Thursday, November 09, 2006

DC Trip - Corteo & Dino

My husband and I traveled to DC this past weekend. Highlights included:

Best Show: Corteo – Cirque du Soleil’s traveling show now performing under the Chapiteau in the heart of our Nation’s Capital. A wild romp complete with lingerie bedecked acrobats swinging from the chandeliers.

The Place for a Cheap Martini: Medaterra – This bistro, located at 2614 Connecticut Ave. NW (near the Woodley Park Metro stop) boasts Happy Hour every day from 4-7 PM. This translates to $5 Martinis…and we are talking good-sized ones. We tried the French Kiss, a concoction of Ciroc Vodka (the one made from grapes), Chambord, and Cointreau. Nice, but we decided they were a little too sweet to have before dinner.

Our Latest Italian Find: Dino – The address is 3435 Connecticut Ave. NW (near the Cleveland Park Metro stop). Dino’s décor consists of faux stone and rustic touches adding to the warm and cozy atmosphere. Make sure to check out the one-of-a-kind light over the semi-circular bar. But the food and wine definitely steal the show. The wine list is many pages and changes on a regular basis. My head began spinning at the sight of so many Brunellos – in many cases there were multiple years from the same producer. And although all of the Italian wines looked tempting, many were $80-90 a bottle. A little over our price range for the evening. But Dino himself (actually, Dean Gold) appeared and made some recommendations. We went with a 2002 Judd’s Hill Napa Valley Cabernet Sauvignon for $55 and it was sheer heaven. We had never seen it in the Richmond area. And after our return from DC I discovered that the winery charges $42 for a bottle . I was pleased to discover that Dino does not overcharge for his wines. Cheers! And now for the food…wait one second. Before we had dinner, we stopped at the bar. Dino has a nice wine by the glasses list. Two different size pours are available: 3 ounces and 8 ounces. What a fantastic concept. I tried the 8 ounce variety of the 2005 Ironhorse Vinyard Rosato di Sangiovese. Once again, I had never had a rose made from the Sangiovese grape. A very nice prelude to our delicious dinner. In keeping with the concept of different size glasses of wines by the glass, Dino’s menu offers nibbles, small plates, and large plates. And a few of the large plates were available in half portions. I appreciated the flexibility since I wanted to order practically the entire menu. After many minutes of strategic planning we made our decisions – to start we had the Burrata (Bufala Cheese- fresh mozzarella wrapped around fresh ricotta, air freighted from Campania every Sunday & Thursday with olive tapenade, olio DiConciliius, tomatoes, basil) and Gamberoni alla Scampi (Grilled Shrimp- garlic, oregano & olive oil, seaweed salad, roasted garlic). The cheese was creamy and delightful with just the olive oil. We both thought that the olive tapenade was too overpowering. The shrimp were HUGE and very garlicy and since this was a small plate (only 2 shrimp), it was a perfect appetizer. Now, on to the main course. I ordered a half order of Pappardelle ai Cinghiale (Wild Boar Pasta – artisan ribbon pasta from Marche, traditional spicy Tuscan sauce of boar , onions, herbs, pecorino Toscano). I loved the spicy sauce and the pasta could have been served plain – it was that good (but I’m glad it was accompanied by the wild boar!). A half order was definitely sufficient. My husband had the Lasagnette al Ragu (Lasagne – our non traditional take: ragu of pork & veal, fonduta cheese & crispy smoked bacon). Probably one of the richest lasagnas either one of us has ever had. And, yes, we also had dessert – a rustic apple and dried blueberry tart with vanilla gelato. The tart was good, but our waiter had informed us it was an apple and pear tart instead, thus, an ever so slight disappoint at the end of the evening. Just perusing the menu again makes me want to go back. This could easily become our favorite place to eat in DC.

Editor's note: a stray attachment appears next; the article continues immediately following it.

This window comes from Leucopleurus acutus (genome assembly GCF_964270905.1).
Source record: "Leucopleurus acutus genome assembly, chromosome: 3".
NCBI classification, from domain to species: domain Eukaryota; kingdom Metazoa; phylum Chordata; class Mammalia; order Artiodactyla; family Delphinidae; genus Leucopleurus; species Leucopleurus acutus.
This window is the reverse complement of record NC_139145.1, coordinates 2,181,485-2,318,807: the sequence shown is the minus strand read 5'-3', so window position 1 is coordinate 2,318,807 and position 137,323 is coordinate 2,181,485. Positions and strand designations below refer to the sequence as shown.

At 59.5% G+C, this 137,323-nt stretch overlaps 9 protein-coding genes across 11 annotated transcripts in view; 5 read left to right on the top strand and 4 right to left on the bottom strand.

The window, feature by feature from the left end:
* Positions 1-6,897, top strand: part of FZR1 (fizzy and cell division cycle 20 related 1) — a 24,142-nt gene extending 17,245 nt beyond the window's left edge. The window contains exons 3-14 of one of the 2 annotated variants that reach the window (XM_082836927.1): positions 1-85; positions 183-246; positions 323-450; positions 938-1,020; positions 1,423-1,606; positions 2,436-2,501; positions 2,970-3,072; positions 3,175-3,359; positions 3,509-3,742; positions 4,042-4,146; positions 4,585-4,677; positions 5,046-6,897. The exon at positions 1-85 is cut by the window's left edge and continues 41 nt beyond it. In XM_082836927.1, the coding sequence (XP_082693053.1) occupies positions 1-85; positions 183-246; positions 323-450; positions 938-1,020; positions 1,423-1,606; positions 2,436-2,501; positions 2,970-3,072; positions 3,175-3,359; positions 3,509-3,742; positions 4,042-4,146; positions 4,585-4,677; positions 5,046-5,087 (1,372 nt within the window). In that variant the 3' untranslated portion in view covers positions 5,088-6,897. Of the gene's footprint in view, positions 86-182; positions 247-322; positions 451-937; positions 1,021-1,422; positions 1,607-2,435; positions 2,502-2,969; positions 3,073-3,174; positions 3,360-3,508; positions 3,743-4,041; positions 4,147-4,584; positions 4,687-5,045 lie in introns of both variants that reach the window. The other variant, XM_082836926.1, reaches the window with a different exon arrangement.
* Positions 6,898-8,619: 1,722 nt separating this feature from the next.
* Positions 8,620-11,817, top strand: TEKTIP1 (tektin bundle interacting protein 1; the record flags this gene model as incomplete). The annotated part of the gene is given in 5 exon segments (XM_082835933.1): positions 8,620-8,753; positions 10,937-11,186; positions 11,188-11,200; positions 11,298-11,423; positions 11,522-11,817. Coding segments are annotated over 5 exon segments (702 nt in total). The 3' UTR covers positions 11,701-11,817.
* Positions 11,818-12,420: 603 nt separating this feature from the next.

A Place to Avoid: Firefly – located at 1310 New Hampshire Ave. NW. Very loud and supposedly catering to a “hip” crowd. This place also had small, medium, and large plates; unfortunately, the prices seemed to be exorbitant for generally mediocre cuisine. My tiny arugula salad with grated parmesan and 2 strips of average bacon set us back $10. The small plate of duck confit that I had next was only $9 and while the confit was not still attached to the duck leg it did satisfy better than the salad. My husband’s free range roast chicken turned out to be a tale of two temperatures – the leg was not done and the breast was over done and extremely dry. The only bright spot was the wine – a 2002 Auxey Duresses Burgundy from producer Christophe Buisson for $49. There are numerous restaurants in DC. Don’t bother with this one.

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